Thursday, April 19, 2018

Wise Child

Hollywood likes to put geniuses in their films.  They're like magicians--they can magically fix any plot holes by doing whatever it is they're allegedly expert at.  It's easy enough to ignore, I suppose, except when they're front and center.  It's even worse when they're kids. Which is what I was thinking while recently watching two 2017 films about brilliant kids.

First there's Gifted, which features a girl who seems to be around eight years old.  She's a math whiz. I don't mean she can operate at a high school level, I mean she can solve problems that stump people with graduate degrees.

The story is more about her relationship with her father, and a custody fight, but the genius part of the story is insane.  I don't care what kind of brain a kid has--no eight-year-old, or nine-, ten-, or eleven-year-old, is that brilliant, sort of in the same way no ten-year-old is ready to play college football.

The filmmakers don't care, of course.  The girl being a genius makes her interesting to them.  But unbelievable to me.

Then there's The Book Of Henry.  This one was much worse---both as a film and as a portrayal of genius.  In fact, the film was such a disaster that director Colin Trevorrow was fired from directing the next Star Wars film. (Well, some people believe it's due to The Book Of Henry, though others claim it was over creative differences.)

The movie is a mess, top to bottom.  Not even the talented Naomi Watts can make her dialogue and character (mom of the genius) work.  Henry is an eleven-year-old who lives with his brother and his mother, who's a waitress.  Henry is such as whiz at the stock market that he's built up enough money (starting with what?) to make the family financially secure.

Henry can also build about anything.  And is able to come up with complex plans for tricky situations taking into account every real-life permutation. Also, when he has some medical problem, he know as much about the condition as the specialist who treats him.  He's also amazing at reading people's psychology.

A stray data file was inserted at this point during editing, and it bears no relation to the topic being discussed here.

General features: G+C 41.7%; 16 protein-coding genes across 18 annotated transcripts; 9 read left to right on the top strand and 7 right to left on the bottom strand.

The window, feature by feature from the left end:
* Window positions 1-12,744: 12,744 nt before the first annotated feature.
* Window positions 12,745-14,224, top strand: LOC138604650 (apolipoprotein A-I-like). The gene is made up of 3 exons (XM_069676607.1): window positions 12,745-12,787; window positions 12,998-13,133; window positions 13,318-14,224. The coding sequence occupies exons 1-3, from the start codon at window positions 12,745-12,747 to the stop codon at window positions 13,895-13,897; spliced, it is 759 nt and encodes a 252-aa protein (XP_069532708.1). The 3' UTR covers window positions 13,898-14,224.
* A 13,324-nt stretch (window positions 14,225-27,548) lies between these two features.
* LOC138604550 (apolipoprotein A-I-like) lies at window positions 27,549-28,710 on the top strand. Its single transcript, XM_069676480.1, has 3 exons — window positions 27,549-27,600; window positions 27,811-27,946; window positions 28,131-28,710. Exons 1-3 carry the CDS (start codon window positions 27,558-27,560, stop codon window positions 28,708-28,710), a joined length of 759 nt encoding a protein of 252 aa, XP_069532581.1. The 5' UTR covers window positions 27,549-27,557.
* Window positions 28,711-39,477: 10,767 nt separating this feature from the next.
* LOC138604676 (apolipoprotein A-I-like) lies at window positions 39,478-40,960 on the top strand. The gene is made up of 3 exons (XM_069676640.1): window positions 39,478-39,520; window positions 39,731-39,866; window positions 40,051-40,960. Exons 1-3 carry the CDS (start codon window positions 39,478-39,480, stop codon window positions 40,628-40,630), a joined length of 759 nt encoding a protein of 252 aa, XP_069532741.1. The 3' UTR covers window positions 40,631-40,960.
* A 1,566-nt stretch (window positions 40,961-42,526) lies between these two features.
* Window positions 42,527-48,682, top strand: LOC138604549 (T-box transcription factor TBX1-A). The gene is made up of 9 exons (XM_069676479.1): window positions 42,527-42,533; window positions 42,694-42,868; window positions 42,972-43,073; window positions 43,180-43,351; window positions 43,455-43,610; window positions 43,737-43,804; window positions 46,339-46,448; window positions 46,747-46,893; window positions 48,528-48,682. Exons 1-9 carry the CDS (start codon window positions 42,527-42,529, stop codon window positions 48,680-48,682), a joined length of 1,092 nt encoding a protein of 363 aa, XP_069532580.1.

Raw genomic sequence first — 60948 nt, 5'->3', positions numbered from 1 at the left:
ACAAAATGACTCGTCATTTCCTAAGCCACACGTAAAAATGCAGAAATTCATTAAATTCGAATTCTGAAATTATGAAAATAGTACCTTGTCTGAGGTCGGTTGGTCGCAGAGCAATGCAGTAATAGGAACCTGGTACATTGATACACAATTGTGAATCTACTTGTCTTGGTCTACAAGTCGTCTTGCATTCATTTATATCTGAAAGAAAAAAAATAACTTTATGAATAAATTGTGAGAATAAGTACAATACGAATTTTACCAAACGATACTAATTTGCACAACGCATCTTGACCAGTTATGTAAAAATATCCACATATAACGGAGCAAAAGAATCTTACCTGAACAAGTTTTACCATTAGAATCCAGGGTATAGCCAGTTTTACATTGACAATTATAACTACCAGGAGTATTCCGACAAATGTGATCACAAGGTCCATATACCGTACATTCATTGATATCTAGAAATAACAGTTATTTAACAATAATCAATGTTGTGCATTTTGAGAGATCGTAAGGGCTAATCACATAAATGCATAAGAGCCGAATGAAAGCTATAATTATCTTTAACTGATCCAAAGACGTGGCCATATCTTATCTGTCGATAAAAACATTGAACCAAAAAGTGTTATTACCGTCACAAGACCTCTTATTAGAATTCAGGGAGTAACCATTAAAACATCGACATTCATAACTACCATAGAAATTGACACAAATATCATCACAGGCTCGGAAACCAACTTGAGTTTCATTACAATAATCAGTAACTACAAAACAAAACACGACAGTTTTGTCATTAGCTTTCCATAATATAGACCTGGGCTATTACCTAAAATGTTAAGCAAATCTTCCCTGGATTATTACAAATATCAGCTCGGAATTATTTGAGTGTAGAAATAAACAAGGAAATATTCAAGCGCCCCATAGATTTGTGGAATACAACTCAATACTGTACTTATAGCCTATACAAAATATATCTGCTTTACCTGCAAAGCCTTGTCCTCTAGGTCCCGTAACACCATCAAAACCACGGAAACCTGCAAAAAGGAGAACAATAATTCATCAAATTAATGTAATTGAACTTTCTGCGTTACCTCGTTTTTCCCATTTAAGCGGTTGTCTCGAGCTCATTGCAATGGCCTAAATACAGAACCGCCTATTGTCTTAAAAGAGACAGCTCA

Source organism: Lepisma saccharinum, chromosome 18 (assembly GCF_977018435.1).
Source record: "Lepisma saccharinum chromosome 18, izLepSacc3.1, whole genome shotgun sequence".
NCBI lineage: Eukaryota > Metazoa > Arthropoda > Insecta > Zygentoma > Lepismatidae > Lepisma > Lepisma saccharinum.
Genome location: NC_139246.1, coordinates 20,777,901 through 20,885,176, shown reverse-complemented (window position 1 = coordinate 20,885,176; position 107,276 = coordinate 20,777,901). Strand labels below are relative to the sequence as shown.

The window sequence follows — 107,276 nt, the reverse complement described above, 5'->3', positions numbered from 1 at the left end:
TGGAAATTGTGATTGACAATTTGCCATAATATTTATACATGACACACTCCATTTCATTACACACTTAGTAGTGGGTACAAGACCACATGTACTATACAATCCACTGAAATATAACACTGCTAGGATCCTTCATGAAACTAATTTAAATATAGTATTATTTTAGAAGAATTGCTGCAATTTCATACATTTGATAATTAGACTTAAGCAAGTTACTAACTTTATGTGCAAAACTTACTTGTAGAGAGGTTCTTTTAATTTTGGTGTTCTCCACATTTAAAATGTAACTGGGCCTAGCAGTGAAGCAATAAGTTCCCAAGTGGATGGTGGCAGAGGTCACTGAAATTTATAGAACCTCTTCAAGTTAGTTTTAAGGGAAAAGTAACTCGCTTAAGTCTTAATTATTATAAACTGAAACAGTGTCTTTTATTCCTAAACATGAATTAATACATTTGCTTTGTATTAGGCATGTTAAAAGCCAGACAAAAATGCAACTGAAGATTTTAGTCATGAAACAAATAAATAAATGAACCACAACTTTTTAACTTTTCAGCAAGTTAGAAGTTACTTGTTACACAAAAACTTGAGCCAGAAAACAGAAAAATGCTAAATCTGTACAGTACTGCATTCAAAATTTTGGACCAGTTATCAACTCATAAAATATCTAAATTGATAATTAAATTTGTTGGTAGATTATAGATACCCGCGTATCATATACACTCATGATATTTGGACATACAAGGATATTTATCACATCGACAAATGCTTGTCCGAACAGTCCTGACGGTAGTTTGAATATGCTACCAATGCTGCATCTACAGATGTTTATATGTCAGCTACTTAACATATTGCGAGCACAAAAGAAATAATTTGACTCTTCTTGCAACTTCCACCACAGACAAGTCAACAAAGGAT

Many geniuses are good at a particular subject, but can't do much else any better than the average person.  But Henry is one of those movies geniuses who knows everything about anything.

The filmmakers then go on to make a bigger mistake.  At least the girl in Gifted was taught not to show up adults.  Henry is an obnoxious jerk who doesn't just treat adults as equals, he talks down to them.

Ridiculous kid geniuses are bad enough, but obnoxious ones are worse.

3 Comments:

Blogger brian said...

I did not see either film. What about every TV comedy which has the kids spouting comedy gold line after line. There are a few shows in which the kids act normal and the adults are having all the fun (and punch lines). I generally like that better.

And TV show kid genius Sheldon Jr is a complete BORE.

8:08 PM, April 19, 2018  
Blogger LAGuy said...

Kids saying funny things in sitcoms is fine as long as the laugh lines fit the age and character. I like Modern Family, but for years they've had the youngest kids on the show saying clever lines that are a bit too much.

The point of Young Sheldon, of course, is for us to see the genius Sheldon, whom we already love, as a kid. But I agree the show is a bore.

12:03 AM, April 20, 2018  
Blogger brian said...

I am reading book with a genius child as an important plot element. I will let you know how the genius child character is fleshed out. So far barely two dimensional.

2:57 PM, April 20, 2018  

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